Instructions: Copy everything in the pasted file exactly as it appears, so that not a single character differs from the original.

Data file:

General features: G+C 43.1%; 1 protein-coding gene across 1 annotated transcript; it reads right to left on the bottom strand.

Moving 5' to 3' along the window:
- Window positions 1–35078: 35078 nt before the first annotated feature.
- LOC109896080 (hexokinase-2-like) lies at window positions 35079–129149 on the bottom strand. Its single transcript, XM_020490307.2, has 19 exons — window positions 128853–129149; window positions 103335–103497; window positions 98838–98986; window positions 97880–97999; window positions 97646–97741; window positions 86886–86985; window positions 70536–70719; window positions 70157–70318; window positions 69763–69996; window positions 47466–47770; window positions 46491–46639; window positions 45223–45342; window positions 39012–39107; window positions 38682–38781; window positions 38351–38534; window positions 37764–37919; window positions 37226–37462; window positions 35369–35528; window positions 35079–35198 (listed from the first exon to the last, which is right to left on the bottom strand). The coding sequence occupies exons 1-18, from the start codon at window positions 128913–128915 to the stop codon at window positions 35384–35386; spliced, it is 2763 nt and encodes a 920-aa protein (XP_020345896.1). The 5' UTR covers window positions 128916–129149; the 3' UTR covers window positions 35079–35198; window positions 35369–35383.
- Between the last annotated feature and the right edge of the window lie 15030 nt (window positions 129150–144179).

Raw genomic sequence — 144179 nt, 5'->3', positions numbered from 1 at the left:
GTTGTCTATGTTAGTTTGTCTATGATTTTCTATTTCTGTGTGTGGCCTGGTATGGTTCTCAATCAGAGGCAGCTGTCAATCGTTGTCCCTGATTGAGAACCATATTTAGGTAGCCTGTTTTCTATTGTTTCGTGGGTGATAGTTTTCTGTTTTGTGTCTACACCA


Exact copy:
General features: G+C 43.1%; 1 protein-coding gene across 1 annotated transcript; it reads right to left on the bottom strand.

Moving 5' to 3' along the window:
- Window positions 1–35078: 35078 nt before the first annotated feature.
- LOC109896080 (hexokinase-2-like) lies at window positions 35079–129149 on the bottom strand. Its single transcript, XM_020490307.2, has 19 exons — window positions 128853–129149; window positions 103335–103497; window positions 98838–98986; window positions 97880–97999; window positions 97646–97741; window positions 86886–86985; window positions 70536–70719; window positions 70157–70318; window positions 69763–69996; window positions 47466–47770; window positions 46491–46639; window positions 45223–45342; window positions 39012–39107; window positions 38682–38781; window positions 38351–38534; window positions 37764–37919; window positions 37226–37462; window positions 35369–35528; window positions 35079–35198 (listed from the first exon to the last, which is right to left on the bottom strand). The coding sequence occupies exons 1-18, from the start codon at window positions 128913–128915 to the stop codon at window positions 35384–35386; spliced, it is 2763 nt and encodes a 920-aa protein (XP_020345896.1). The 5' UTR covers window positions 128916–129149; the 3' UTR covers window positions 35079–35198; window positions 35369–35383.
- Between the last annotated feature and the right edge of the window lie 15030 nt (window positions 129150–144179).

Raw genomic sequence — 144179 nt, 5'->3', positions numbered from 1 at the left:
GTTGTCTATGTTAGTTTGTCTATGATTTTCTATTTCTGTGTGTGGCCTGGTATGGTTCTCAATCAGAGGCAGCTGTCAATCGTTGTCCCTGATTGAGAACCATATTTAGGTAGCCTGTTTTCTATTGTTTCGTGGGTGATAGTTTTCTGTTTTGTGTCTACACCA